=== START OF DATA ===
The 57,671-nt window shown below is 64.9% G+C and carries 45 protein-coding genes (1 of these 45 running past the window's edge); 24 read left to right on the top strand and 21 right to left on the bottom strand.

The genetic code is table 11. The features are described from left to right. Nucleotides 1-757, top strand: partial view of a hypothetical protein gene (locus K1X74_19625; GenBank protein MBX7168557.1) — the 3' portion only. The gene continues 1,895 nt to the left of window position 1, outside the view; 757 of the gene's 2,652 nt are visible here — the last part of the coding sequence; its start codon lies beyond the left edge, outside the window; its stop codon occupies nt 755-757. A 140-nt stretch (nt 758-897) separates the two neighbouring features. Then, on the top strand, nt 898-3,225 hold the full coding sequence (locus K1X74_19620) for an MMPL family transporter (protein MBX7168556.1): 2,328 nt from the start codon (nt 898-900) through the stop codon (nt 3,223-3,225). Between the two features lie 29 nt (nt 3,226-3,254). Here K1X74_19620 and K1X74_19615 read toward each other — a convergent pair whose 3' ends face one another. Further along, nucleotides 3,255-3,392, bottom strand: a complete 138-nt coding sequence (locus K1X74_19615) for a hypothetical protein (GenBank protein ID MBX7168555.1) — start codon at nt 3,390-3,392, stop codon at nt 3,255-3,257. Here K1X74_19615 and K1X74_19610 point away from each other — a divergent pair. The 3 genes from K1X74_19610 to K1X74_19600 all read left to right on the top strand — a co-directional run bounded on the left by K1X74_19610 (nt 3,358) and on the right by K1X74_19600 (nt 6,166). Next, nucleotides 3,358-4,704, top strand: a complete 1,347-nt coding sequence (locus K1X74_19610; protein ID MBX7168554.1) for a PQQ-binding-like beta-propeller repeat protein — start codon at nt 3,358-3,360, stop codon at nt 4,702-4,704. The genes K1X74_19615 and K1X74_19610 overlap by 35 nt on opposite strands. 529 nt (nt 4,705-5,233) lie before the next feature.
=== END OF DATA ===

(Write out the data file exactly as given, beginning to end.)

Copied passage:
The 57,671-nt window shown below is 64.9% G+C and carries 45 protein-coding genes (1 of these 45 running past the window's edge); 24 read left to right on the top strand and 21 right to left on the bottom strand.

The genetic code is table 11. The features are described from left to right. Nucleotides 1-757, top strand: partial view of a hypothetical protein gene (locus K1X74_19625; GenBank protein MBX7168557.1) — the 3' portion only. The gene continues 1,895 nt to the left of window position 1, outside the view; 757 of the gene's 2,652 nt are visible here — the last part of the coding sequence; its start codon lies beyond the left edge, outside the window; its stop codon occupies nt 755-757. A 140-nt stretch (nt 758-897) separates the two neighbouring features. Then, on the top strand, nt 898-3,225 hold the full coding sequence (locus K1X74_19620) for an MMPL family transporter (protein MBX7168556.1): 2,328 nt from the start codon (nt 898-900) through the stop codon (nt 3,223-3,225). Between the two features lie 29 nt (nt 3,226-3,254). Here K1X74_19620 and K1X74_19615 read toward each other — a convergent pair whose 3' ends face one another. Further along, nucleotides 3,255-3,392, bottom strand: a complete 138-nt coding sequence (locus K1X74_19615) for a hypothetical protein (GenBank protein ID MBX7168555.1) — start codon at nt 3,390-3,392, stop codon at nt 3,255-3,257. Here K1X74_19615 and K1X74_19610 point away from each other — a divergent pair. The 3 genes from K1X74_19610 to K1X74_19600 all read left to right on the top strand — a co-directional run bounded on the left by K1X74_19610 (nt 3,358) and on the right by K1X74_19600 (nt 6,166). Next, nucleotides 3,358-4,704, top strand: a complete 1,347-nt coding sequence (locus K1X74_19610; protein ID MBX7168554.1) for a PQQ-binding-like beta-propeller repeat protein — start codon at nt 3,358-3,360, stop codon at nt 4,702-4,704. The genes K1X74_19615 and K1X74_19610 overlap by 35 nt on opposite strands. 529 nt (nt 4,705-5,233) lie before the next feature.